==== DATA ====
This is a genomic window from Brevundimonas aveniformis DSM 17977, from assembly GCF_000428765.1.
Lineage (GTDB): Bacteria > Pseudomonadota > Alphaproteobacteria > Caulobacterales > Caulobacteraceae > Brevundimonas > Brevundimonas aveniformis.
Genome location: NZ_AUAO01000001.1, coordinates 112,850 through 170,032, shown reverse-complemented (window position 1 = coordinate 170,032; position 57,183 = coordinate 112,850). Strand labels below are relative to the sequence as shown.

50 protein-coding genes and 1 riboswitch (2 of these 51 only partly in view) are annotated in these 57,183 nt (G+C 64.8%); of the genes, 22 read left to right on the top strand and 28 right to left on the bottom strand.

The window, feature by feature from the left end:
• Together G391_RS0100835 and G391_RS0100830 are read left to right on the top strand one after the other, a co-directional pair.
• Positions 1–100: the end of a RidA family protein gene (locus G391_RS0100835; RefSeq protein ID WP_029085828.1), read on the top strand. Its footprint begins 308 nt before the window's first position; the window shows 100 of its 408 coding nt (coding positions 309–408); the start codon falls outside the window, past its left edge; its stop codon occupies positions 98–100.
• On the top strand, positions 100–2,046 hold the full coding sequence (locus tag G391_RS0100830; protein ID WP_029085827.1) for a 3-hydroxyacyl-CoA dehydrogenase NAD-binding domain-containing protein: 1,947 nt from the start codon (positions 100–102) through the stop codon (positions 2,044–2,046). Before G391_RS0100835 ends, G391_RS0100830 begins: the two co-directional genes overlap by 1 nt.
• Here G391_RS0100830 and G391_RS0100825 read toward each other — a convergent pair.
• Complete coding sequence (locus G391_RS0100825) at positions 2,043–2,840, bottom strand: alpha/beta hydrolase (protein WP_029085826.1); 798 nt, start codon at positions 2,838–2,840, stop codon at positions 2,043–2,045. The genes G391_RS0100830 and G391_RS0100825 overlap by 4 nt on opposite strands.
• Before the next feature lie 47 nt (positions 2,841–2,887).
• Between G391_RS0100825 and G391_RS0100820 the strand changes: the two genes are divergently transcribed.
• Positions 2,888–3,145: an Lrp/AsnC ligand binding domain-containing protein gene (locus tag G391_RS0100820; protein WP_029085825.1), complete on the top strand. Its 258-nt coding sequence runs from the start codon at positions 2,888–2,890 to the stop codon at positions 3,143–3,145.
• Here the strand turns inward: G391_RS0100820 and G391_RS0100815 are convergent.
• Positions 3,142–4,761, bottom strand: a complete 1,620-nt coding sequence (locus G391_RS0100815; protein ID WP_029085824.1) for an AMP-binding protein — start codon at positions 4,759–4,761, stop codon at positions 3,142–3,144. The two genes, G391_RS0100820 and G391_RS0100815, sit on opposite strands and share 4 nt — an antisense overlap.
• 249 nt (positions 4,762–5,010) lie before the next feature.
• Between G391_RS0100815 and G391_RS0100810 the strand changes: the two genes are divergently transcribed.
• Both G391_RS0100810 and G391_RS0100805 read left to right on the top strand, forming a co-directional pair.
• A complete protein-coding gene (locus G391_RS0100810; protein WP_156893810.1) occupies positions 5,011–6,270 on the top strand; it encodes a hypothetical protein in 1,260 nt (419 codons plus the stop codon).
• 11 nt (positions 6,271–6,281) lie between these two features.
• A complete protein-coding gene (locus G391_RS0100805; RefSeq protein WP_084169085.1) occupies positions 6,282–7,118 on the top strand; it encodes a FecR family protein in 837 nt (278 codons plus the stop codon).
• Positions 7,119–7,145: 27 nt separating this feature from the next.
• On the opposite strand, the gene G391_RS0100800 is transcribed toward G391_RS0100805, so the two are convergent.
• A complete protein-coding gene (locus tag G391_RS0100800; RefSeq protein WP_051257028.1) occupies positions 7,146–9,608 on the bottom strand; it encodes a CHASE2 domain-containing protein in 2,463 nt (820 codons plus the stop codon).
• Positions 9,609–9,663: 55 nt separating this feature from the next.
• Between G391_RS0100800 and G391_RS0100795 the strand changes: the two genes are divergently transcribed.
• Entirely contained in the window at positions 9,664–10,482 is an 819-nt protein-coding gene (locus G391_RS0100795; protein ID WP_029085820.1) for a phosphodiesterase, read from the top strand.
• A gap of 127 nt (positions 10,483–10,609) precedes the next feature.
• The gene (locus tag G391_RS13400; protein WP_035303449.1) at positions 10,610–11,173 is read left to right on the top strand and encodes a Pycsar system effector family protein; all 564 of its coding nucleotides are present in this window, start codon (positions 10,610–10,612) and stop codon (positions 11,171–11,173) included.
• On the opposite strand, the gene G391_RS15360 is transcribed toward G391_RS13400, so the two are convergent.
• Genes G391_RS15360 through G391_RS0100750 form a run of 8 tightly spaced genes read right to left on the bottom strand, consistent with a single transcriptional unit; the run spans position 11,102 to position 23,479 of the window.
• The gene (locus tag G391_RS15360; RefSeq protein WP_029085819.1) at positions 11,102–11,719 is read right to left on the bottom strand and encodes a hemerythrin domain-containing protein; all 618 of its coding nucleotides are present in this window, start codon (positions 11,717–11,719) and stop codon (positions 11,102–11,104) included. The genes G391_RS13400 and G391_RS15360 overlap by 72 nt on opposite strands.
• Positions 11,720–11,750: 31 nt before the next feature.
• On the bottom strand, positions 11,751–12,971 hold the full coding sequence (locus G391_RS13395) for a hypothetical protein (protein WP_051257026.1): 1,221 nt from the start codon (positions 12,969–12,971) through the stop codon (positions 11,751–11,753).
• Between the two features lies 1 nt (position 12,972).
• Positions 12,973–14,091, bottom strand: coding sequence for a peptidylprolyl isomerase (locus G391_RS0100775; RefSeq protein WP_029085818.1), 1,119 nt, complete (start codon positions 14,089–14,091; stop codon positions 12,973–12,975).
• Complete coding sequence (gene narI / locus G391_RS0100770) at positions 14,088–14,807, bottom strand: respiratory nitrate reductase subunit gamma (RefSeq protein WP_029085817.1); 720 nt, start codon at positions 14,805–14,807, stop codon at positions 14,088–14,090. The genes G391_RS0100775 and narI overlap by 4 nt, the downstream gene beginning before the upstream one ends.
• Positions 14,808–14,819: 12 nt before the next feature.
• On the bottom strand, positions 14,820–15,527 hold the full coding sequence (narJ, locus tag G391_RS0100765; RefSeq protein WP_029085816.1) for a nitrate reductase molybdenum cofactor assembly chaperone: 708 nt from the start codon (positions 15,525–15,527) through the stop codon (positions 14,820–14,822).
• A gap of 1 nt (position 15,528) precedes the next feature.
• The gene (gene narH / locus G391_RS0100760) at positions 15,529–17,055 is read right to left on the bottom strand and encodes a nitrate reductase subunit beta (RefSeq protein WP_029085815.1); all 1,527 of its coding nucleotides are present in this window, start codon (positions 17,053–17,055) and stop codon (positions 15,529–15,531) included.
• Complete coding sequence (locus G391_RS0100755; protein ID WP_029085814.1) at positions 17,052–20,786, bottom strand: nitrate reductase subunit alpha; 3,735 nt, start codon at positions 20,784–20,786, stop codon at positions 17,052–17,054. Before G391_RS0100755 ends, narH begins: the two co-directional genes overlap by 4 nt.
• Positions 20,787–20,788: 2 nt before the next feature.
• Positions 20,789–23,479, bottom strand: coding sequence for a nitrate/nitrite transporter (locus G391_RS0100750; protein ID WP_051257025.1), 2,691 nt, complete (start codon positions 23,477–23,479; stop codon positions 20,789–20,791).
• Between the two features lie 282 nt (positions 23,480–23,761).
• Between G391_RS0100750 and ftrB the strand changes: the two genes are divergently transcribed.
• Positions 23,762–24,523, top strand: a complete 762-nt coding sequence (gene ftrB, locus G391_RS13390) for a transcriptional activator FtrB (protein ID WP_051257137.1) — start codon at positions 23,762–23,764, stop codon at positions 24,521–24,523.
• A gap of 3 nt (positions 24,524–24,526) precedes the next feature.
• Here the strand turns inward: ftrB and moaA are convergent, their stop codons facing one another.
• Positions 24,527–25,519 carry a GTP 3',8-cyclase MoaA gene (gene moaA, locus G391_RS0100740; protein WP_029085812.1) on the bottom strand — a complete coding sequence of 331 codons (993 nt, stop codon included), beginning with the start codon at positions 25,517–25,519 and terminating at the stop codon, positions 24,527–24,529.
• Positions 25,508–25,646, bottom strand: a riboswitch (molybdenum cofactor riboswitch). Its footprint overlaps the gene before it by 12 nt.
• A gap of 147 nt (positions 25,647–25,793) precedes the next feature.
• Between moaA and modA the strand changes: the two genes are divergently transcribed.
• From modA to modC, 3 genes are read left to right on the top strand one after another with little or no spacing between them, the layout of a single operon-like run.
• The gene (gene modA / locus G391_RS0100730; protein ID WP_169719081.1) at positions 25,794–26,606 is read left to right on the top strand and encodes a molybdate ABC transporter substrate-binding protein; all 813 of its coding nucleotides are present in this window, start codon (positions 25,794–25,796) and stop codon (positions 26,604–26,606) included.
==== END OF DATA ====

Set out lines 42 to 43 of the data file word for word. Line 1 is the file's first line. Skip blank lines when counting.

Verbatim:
• Complete coding sequence (locus G391_RS0100755; protein ID WP_029085814.1) at positions 17,052–20,786, bottom strand: nitrate reductase subunit alpha; 3,735 nt, start codon at positions 20,784–20,786, stop codon at positions 17,052–17,054. Before G391_RS0100755 ends, narH begins: the two co-directional genes overlap by 4 nt.
• Positions 20,787–20,788: 2 nt before the next feature.